On this day in 1793, “Philippe Pinel was appointed ‘physician of the infirmaries’ at the Bicêtre asylum, the public hospice for men near Paris, and the site of his later reforms in the treatment of people with mental illness (source: Warren Street’s “Today in the History of Psychology“). Pinel is widely credited with having “struck the chains” from the patients at the Bicêtre, though this oft-repeated legend has been challenged by a number of historians in recent decades. He is also often paired with the English Quaker Samuel Tuke, the founder of the York Retreat, in having co-founded the “moral treatment” of the mad. This odd pairing of a French state-appointed physician and a private English religious reformer who were unknown to each other dates to David Daniel Davis’s 1806 English (and quite eccentric) translation, of Pinel’s major work, A Treatise of Insanity. The aims and methods of the two men were, in fact, quite different from each other.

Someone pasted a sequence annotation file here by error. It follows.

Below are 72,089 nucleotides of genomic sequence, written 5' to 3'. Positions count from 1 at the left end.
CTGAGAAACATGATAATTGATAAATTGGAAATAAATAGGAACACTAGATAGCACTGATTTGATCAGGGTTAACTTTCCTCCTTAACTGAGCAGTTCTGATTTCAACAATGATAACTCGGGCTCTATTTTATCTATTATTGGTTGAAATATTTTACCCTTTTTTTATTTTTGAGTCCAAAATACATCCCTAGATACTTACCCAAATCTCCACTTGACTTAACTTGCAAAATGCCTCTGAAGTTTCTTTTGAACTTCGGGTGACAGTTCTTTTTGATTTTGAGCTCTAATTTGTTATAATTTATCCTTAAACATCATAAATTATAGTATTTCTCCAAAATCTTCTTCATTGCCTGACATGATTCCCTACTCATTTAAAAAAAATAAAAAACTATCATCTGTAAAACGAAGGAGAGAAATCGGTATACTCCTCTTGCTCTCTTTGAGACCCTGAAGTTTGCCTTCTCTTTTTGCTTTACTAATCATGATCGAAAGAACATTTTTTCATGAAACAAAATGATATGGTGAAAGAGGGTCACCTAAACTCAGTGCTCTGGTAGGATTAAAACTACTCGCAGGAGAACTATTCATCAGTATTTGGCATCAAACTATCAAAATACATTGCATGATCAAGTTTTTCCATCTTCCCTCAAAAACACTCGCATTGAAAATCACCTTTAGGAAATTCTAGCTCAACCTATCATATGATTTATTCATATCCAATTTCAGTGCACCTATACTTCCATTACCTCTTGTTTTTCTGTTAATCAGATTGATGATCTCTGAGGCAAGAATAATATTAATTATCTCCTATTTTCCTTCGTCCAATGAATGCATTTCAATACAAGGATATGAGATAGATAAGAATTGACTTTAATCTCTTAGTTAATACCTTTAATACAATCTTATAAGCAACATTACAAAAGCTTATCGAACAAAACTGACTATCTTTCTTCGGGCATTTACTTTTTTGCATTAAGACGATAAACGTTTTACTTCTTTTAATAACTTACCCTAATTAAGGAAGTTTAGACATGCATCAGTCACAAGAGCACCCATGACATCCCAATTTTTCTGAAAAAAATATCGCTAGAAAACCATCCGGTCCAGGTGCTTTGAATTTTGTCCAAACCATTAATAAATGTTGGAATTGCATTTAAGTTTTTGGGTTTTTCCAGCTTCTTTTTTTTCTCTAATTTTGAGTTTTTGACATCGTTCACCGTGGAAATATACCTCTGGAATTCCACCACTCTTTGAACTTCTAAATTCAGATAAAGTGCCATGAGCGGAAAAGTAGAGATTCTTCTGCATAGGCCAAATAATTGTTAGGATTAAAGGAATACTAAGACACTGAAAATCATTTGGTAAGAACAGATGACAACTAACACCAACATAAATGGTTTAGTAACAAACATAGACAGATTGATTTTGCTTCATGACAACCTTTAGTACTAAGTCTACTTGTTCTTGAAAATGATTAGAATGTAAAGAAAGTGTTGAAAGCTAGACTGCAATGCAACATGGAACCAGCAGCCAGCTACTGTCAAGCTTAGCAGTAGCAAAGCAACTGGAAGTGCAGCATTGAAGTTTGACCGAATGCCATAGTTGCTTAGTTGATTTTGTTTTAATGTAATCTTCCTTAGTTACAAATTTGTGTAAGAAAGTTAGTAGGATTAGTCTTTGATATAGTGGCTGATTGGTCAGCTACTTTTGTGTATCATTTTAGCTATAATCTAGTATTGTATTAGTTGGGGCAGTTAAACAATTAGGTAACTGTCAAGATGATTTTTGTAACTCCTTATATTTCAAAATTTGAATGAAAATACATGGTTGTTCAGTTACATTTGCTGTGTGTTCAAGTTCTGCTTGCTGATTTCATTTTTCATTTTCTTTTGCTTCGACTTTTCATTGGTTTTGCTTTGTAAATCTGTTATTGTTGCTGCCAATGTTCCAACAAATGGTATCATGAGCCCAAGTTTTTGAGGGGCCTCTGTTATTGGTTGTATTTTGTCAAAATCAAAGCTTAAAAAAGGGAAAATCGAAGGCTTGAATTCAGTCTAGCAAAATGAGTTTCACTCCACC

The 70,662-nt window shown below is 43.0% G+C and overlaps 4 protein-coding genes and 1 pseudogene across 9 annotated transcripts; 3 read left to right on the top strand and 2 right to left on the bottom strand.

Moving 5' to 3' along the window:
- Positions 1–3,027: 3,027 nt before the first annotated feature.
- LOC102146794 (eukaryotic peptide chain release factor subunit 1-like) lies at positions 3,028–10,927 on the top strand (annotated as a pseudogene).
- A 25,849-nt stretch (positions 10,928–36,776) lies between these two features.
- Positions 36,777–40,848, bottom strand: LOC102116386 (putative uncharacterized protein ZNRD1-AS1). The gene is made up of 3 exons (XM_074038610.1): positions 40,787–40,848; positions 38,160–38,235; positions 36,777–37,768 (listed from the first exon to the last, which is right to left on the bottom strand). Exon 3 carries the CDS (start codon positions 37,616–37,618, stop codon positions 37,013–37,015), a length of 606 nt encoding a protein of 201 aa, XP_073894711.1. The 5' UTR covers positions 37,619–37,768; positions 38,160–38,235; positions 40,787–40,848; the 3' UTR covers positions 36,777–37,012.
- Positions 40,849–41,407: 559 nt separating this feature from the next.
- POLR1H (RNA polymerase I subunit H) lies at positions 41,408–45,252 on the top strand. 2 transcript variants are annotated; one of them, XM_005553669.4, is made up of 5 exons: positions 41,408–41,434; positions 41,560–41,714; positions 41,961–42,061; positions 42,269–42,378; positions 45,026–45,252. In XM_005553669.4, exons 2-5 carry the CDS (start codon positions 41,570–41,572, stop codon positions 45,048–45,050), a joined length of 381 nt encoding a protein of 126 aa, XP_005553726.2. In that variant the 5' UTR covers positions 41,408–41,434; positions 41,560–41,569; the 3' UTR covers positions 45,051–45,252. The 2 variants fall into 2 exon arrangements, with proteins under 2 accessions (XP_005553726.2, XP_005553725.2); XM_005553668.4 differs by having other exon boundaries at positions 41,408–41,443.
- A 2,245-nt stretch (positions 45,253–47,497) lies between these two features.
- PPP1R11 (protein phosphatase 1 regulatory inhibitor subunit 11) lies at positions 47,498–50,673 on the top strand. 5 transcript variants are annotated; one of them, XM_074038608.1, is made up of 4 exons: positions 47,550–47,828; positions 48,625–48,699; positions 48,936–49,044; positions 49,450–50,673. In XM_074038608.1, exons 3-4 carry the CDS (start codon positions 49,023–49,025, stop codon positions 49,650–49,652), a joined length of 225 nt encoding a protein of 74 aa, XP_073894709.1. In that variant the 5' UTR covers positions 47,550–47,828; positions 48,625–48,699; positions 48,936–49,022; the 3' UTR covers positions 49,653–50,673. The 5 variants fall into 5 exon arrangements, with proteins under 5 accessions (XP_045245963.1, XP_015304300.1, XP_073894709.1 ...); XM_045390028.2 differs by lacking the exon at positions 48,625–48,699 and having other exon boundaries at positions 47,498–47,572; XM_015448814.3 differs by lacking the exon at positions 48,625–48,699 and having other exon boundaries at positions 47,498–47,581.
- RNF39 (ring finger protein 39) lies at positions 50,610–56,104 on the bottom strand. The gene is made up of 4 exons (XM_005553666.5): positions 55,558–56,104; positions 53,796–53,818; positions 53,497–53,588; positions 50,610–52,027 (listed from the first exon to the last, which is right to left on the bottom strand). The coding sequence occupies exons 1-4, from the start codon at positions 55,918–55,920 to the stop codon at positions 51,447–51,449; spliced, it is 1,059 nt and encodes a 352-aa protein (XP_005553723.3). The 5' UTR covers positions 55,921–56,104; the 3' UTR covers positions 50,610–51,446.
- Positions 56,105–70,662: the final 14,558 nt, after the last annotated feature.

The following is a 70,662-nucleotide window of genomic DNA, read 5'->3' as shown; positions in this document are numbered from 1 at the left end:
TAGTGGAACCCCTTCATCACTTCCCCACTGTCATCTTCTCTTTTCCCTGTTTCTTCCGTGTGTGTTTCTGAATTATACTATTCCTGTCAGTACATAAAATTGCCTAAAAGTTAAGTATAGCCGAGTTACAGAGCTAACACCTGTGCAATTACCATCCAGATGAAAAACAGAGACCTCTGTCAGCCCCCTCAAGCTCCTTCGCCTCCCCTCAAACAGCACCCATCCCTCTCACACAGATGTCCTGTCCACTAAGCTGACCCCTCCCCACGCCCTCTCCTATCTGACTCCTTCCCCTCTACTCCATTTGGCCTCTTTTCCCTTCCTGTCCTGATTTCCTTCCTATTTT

For some of the best ercent historical work on Pinel, see UCLA historian Dora Weiner’s book, Philippe Pinel (1745-1826) et la médecine de l’esprit (1999). If you don’t read French, fret not. Weiner has written a number of English-language journal articles on Pinel, and she is currently working on an English edition of her book.